Greg Norman is Now a Very Sad Figure, Indeed
Greg Norman is an immense golfing talent. Of that, there can be no question. Though I’ve never been a fan of his, I believe he’s always gotten worse treatment than he deserved for choking away Major tournament victories. Some of the time when he lost on the 72nd hole or in sudden death, it was from a lightning bolt of a shot. The most famous of these daggers to Norman’s heart was the Larry Mize chip-in on the second playoff hole at the 1987 Masters (the 11th at Augusta) that likely would have rolled in the lake had it not hit the pin. Then there was the holed bunker shot from Bob Tway that definitely was headed off the green on the 72nd hole of the 1986 PGA Championship. In both cases Norman was on the green in regulation but not close with even what you’d call a decent chance of a tying birdie. At a minimum, most reasonable people would allow that he was a victim of robbery on these two occasions.
Of course there were many other golden opportunities that slipped through his hands. Always the best overall driver of the golf ball I have ever seen, his play was typically very good. Critics tend to forget how very well he routinely played just to always be around the lead. The final and by far most damaging of these other close losses was the head-to-head duel with Nick Faldo in the 1996 Masters despite starting the day with a six shot lead, only to shoot a horrendous 78 to Faldo’s masterpiece of 67 and finish in second by five. Norman’s Achilles heel in tense situations has always been the block to the right. He did it on the 72nd hole of the 1986 Masters to become a supporting player in Jack Nicklaus’ famous win at age 46. And if you were watching the Senior PGA Championship last week, he did it again on the last two holes for a bogey and double bogey when two pars would have at worst put him in a playoff. To be fair, those holes were playing the toughest on the course and a pair of pars would have been terrific play - but that’s what champions are required to do.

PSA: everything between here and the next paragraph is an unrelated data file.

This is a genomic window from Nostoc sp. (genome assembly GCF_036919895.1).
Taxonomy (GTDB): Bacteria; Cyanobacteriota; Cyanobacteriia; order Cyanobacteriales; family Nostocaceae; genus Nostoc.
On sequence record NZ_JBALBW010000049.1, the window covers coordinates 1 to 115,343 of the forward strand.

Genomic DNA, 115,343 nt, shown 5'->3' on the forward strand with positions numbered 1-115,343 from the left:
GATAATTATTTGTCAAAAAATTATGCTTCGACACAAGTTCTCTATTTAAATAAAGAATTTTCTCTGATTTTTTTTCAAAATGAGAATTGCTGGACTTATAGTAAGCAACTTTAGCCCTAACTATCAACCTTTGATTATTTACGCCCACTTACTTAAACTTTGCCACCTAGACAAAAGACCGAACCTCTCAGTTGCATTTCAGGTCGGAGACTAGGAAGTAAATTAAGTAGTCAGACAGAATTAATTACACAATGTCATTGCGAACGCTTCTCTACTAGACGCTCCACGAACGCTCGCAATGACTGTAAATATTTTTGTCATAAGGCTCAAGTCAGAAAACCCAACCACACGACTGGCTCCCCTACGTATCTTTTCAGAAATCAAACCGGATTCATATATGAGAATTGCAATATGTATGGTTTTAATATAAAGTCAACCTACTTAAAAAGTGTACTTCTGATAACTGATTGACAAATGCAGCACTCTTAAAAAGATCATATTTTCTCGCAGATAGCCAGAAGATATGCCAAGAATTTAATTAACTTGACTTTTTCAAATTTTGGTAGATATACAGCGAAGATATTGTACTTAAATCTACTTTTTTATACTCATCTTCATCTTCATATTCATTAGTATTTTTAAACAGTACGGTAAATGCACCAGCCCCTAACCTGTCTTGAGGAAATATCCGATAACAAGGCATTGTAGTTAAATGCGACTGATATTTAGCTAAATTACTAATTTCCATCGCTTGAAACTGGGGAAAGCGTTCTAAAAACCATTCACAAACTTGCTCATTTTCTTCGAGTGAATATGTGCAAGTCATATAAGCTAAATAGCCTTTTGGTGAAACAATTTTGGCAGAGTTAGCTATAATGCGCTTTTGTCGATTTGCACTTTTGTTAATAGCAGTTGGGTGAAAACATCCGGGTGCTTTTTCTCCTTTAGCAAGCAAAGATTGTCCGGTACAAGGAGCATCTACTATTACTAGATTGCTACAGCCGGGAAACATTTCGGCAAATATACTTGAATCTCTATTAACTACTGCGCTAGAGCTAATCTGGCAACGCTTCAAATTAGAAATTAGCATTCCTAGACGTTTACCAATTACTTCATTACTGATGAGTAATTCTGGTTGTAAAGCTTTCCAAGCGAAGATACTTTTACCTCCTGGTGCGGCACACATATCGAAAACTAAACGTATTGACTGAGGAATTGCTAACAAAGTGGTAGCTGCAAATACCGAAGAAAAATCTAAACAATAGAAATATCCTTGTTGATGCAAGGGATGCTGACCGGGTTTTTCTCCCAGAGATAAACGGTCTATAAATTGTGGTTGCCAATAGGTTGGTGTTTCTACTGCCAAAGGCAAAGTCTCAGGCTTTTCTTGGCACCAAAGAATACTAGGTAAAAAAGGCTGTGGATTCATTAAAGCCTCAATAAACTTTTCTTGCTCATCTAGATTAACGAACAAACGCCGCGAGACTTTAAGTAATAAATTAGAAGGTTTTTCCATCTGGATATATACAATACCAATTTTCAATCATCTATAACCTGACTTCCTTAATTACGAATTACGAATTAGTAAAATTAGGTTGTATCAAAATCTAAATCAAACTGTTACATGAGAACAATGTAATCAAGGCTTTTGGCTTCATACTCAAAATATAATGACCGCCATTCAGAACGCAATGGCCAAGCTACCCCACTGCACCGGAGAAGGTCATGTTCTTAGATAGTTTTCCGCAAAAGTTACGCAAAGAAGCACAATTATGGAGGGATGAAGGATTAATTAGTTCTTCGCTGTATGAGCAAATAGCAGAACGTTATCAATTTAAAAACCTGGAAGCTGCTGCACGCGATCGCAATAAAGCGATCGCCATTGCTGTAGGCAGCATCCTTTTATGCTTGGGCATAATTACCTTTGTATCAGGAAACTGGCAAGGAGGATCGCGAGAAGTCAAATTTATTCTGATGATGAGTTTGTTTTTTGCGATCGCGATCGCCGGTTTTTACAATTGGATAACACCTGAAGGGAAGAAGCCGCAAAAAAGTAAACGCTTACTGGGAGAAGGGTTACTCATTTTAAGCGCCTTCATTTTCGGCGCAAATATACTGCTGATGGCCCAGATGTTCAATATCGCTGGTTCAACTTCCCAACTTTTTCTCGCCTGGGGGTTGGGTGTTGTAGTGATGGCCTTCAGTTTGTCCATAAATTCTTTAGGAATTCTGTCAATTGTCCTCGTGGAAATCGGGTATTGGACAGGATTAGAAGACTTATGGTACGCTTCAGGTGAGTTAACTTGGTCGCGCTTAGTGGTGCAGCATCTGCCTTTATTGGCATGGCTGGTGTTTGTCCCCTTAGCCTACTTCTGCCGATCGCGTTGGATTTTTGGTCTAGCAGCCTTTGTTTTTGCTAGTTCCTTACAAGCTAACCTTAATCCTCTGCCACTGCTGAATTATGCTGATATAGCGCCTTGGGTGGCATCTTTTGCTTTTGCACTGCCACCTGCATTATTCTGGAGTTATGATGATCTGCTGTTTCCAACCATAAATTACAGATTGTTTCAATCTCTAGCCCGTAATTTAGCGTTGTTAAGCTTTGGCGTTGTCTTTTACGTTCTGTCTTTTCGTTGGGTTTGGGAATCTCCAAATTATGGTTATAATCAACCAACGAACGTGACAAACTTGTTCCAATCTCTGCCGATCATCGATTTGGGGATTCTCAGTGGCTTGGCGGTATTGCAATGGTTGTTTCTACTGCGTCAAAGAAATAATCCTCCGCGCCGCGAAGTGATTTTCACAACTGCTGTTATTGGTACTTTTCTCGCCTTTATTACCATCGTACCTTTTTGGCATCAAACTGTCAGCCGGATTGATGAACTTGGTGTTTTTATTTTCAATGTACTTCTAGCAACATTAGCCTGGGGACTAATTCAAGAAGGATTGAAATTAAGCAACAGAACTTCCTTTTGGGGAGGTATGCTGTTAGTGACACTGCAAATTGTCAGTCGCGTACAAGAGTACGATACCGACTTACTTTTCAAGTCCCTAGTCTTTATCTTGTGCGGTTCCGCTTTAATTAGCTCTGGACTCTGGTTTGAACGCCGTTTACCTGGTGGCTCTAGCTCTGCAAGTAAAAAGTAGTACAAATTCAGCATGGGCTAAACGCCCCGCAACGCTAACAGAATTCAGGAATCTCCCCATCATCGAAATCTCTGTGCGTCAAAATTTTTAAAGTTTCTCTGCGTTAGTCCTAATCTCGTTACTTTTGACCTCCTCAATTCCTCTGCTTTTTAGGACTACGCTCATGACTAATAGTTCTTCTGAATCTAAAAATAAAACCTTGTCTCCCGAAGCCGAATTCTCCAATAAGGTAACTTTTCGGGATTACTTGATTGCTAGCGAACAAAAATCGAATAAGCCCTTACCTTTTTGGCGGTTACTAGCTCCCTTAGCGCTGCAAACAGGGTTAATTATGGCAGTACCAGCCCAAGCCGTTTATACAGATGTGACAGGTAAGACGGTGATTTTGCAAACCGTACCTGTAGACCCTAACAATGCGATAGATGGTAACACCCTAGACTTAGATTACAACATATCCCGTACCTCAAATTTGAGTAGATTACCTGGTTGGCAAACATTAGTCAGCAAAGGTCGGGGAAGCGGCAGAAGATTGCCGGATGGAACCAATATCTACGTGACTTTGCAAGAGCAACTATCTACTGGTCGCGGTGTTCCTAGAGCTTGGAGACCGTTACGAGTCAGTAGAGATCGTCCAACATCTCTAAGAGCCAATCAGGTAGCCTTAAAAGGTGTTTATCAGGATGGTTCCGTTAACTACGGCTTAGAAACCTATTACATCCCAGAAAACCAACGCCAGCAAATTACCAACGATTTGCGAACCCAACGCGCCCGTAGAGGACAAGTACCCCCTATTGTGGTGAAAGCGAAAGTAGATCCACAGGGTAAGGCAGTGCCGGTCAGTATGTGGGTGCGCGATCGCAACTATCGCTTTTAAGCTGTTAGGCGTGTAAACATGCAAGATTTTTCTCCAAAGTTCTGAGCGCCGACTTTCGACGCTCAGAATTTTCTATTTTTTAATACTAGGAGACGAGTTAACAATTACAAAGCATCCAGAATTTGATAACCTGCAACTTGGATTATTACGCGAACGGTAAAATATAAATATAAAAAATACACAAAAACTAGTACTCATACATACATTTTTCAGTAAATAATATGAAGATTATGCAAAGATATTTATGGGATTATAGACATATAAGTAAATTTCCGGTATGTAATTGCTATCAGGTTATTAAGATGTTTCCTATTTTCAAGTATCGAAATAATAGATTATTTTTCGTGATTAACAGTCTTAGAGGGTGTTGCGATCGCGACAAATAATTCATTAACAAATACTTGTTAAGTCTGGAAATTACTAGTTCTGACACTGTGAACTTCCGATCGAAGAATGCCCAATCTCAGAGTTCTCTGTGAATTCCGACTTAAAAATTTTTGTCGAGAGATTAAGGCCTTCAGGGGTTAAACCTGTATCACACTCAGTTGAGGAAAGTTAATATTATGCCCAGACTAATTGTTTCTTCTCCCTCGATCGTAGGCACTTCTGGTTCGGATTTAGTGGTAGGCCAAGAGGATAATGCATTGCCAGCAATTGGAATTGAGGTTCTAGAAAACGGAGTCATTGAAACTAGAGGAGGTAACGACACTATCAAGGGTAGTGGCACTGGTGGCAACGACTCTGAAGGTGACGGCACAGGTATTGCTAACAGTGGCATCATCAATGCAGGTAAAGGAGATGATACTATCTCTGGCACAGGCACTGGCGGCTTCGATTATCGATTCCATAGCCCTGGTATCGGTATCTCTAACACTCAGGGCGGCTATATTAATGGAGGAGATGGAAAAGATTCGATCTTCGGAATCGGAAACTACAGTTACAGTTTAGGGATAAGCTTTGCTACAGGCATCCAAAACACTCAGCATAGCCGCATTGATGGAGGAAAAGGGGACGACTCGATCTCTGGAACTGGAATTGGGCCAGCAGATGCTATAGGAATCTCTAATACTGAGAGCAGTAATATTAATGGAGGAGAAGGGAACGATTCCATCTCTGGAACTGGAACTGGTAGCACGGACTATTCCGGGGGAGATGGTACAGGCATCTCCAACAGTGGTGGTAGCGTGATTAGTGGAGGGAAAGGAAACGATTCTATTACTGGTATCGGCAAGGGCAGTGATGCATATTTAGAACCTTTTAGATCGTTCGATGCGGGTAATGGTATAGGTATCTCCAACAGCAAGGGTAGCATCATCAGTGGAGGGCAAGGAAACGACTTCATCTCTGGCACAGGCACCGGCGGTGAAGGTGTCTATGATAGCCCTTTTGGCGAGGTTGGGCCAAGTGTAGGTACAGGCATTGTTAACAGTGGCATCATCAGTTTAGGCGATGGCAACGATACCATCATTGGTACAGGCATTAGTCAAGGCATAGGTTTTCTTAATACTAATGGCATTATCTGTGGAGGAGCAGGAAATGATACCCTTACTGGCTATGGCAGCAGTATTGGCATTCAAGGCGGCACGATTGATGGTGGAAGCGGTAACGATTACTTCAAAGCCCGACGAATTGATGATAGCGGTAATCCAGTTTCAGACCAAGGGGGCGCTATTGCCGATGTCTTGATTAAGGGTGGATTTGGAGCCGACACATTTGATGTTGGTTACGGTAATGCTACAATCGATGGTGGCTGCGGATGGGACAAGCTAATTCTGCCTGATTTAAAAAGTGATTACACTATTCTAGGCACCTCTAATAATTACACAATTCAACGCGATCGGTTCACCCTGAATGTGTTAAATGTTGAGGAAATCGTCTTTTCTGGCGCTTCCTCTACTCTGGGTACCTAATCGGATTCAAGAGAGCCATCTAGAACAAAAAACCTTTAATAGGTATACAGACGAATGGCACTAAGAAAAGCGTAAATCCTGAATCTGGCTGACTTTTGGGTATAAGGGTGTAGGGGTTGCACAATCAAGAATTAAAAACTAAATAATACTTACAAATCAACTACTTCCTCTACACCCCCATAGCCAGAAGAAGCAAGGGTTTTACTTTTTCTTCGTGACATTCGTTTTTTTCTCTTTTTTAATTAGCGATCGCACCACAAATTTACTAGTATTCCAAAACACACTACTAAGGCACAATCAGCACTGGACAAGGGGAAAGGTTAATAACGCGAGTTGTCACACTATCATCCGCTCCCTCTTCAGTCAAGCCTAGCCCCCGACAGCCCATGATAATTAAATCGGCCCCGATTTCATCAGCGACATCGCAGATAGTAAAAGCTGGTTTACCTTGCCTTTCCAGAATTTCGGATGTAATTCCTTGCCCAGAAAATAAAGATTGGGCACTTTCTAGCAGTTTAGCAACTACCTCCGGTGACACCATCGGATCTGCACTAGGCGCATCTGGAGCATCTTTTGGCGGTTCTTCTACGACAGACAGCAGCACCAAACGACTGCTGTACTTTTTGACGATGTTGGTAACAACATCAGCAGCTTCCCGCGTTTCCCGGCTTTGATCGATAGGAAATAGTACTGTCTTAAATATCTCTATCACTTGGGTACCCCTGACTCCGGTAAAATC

What struck me as sad though, was Norman’s post round reaction to the interviewer’s inquiry about his future plans including perhaps more tournament appearances in light of this top flight performance. Virtually everybody who plays championship golf would be encouraged to have been so competitive despite the lack of tournament play. But Greg Norman has never been just anybody. I’m paraphrasing here but he responded that, if anything, he was more DIScouraged by the close loss and might be even less inclined to play any more at all. He alluded to his not being able to emotionally bear any more close losses.
This provides us with confirmation from the horse’s mouth that Norman has been deeply scarred psychologically from all of the losses. Oh, he’s always put on a brave face and tried to say the right things to the press like “this is just a game” or “my life is already full” or “I don’t need a Masters win to feel complete". But we always knew it hurt the best player in the game really, really bad.
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Norman was interviewed by Dottie Pepper after Sunday's round, not Roger Maltbie. Did you even see it?
(It was Dottie on Sunday, though) :)